Rebekah glanced quickly toward the other girl. A blessing to glean? she wondered.

Surprise must have shown on her face, for the girl said, “Two years ago my father was gored by an ox, and he can’t do hard work anymore. My mother is not strong either. There are three children younger than I, so we each do what we can.”

“This is my first time in the fields,” Rebekah admitted. “My mother said that I must learn. But I am so slow.”

“You will learn,” the girl assured her.

“My mother is over there,” Rebekah said, pointing across the field.

The girl nodded. “Yes, everyone knows her. She comes to the fields each year. And within the city there are many she has helped.”

The two girls worked together until Mother came to say that it was time for the midday meal.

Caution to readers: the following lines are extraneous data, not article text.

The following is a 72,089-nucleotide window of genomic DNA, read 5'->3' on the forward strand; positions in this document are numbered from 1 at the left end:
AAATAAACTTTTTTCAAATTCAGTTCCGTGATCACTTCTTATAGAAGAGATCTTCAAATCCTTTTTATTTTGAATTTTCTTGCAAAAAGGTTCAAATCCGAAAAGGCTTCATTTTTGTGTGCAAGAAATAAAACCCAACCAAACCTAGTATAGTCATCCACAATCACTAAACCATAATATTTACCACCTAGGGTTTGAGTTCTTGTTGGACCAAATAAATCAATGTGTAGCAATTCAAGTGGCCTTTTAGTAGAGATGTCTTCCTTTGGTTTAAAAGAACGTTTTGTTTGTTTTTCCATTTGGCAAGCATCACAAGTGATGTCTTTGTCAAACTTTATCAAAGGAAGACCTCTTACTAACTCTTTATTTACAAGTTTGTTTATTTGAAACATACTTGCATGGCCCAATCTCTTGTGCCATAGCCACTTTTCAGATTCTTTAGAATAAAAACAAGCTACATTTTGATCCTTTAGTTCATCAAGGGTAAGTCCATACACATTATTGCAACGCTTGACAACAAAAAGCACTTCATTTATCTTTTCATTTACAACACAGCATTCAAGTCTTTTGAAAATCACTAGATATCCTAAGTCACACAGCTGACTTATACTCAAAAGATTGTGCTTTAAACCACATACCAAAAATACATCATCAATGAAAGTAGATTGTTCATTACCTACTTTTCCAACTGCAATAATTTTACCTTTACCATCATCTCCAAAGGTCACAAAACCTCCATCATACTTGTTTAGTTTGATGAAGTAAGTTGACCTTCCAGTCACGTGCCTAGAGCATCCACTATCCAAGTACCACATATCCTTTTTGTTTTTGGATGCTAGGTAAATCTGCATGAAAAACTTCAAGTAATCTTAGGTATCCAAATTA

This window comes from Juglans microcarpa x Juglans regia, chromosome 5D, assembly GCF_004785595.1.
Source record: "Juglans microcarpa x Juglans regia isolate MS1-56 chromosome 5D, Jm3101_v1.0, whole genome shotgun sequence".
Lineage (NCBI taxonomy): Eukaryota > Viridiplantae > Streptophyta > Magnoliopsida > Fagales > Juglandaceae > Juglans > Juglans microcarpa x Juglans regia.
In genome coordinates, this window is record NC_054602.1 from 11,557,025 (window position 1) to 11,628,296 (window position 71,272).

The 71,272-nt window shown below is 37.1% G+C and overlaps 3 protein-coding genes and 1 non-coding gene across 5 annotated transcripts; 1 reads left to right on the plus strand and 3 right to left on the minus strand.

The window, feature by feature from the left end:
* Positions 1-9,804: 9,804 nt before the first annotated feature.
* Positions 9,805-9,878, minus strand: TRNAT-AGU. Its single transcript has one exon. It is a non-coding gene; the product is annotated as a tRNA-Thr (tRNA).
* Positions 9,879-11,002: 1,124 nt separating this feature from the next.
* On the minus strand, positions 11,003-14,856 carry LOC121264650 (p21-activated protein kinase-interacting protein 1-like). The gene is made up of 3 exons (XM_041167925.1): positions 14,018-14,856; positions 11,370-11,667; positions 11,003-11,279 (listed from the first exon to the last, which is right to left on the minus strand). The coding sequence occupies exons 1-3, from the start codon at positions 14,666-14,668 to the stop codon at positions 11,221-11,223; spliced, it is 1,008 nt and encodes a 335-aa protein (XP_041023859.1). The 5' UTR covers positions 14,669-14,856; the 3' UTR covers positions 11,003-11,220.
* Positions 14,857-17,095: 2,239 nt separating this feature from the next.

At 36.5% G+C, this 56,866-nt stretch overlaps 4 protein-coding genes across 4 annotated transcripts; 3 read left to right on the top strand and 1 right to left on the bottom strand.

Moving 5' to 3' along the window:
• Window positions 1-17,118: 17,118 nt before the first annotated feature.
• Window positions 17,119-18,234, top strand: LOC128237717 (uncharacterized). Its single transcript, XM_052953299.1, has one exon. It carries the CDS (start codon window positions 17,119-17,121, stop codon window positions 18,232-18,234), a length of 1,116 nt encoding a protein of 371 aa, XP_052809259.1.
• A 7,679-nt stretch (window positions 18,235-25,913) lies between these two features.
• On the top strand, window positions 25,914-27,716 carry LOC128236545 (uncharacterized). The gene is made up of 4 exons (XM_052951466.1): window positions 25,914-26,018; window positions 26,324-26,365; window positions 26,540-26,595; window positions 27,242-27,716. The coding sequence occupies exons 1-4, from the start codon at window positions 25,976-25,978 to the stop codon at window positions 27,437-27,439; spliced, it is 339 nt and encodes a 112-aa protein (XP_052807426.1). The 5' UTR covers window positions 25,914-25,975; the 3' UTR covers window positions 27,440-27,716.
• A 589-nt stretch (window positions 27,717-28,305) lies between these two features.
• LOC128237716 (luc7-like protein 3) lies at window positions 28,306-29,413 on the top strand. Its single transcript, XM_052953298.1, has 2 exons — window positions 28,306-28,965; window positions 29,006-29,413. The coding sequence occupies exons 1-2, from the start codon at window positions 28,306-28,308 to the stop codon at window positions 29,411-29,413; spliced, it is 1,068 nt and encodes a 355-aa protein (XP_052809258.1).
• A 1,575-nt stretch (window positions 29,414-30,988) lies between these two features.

“Eat with us,” Rebekah urged her new friend.

“I—I had not thought to stop just yet and my brother—”

The girl glanced toward the small boy whom Rebekah had noticed earlier.

“Your brother also,” Rebekah put in quickly. She guessed they had no food to bring. “Please share with us.”

The tired look left the small boy’s face at sight of the generous bundle of food. Hungry as she was, Rebekah ate less than she wanted and passed the extra portion to him.

After the girl and her brother returned to the gleaning, Rebekah asked her mother, “If I work hard every day of the gleaning, may I share what I glean with others who have need?”

Tears stood bright in her mother’s eyes, and she put her arms around Rebekah and said, “My child, such pride you give me. So quickly have you learned the way of compassion and love.”

“I should have learned long ago.” Rebekah replied, “when I have had you for an example.”

[illustrations] Illustrated by Walter Rane